Forbidden Siren 2 - PS2 Review
In 2004 Forbidden Siren was released. The game was an interesting title belonging to the survival-horror genre. Adding many unique gameplay elements together with many loved ones from the genre for what was, if nothing else, an original release. Unfortunately it was accompanied by several major flaws. 2 years on, we are seeing a sequel released. But with franchises like Resident Evil, Silent Hill and many others out there, itís hard to get into another survival horror series. So is this game really what the market is after? Read on and get our verdict!
|Forbidden Siren 2 looks impressive.|
The game is set on Yamijama (the island of darkness) and follows the survival attempts of nine individuals who are all, for one reason or another, stranded on the island. It turns out the island is inhabited by many strange beings, ranging from ghost-like shadows (the Yamibito Ė people of the dark) to zombies (Shibito Ė living dead). Through the story, the nine characters slowly work out what has happened and how these creatures came to be the way they are. The story is quite nice, however itís hard to follow for the most part, with a large portion of the story being implied (instead of told to the player) through archive items such as radio recordings and so on. These items can be collected by the player through normal gameplay.
With nine different characters the developers have gone nuts, making each character different. This means that some will always have a flashlight, some will have guns, some will have other elements unique to them and one is even mostly blind. This blind character is interesting, because it forces the player to use first-person, meaning they can see very little because of the characters bad eyesight. Instead, players are forced to sight-jack (more on that in a minute) into his companion Ė a dog. From the view of the dog, players can then move the character, seeing through the dogs eyes.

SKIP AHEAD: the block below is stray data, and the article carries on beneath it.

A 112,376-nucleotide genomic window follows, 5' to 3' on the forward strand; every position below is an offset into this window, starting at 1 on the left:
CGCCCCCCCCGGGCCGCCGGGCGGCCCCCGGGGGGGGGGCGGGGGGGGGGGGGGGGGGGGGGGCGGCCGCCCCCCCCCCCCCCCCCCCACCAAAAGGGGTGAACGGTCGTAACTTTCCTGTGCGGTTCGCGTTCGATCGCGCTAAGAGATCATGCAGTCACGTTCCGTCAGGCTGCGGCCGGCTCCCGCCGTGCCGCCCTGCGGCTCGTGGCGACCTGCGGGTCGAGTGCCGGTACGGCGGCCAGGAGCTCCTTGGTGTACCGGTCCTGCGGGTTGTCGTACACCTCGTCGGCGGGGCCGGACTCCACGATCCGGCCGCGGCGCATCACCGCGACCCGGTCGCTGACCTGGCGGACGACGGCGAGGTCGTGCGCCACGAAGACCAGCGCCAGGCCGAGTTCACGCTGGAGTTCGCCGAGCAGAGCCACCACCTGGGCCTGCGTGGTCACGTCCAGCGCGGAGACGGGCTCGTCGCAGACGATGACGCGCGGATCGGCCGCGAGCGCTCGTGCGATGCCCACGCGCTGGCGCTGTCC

|Searching around inside.|
Perhaps the coolest feature of the first game was the unique feature thatís has become known as Ďsight-jackingí. Basically this is, as the name would suggest, where the game allows you to hijack the sight of another character, be it a friend NPC or an enemy. This allows you to study enemy movements and patterns, view the level from different areas and so on, adding a much more strategic element to gameplay. The biggest issue with this is that, like the original, without knowing the level off by heart, it becomes largely pointless to jack into someone to plan ahead. Nonetheless, it is a very chilling experience watching yourself being hunted by an enemy.
The majority of Forbidden Siren 2 plays like the first game did, which is both a good and bad thing. It still feels fairly unique and different, but itís also full of problems. For starters, the movements are still very clunky and are quite difficult to get used to. This is particularly annoying as the game starts off fairly difficult and remains all through, but the difficult controls will probably have you playing many of the early missions a few times through. And it only gets worse when your allyís AI places them in your way and they wonít move, as so often happens in this game.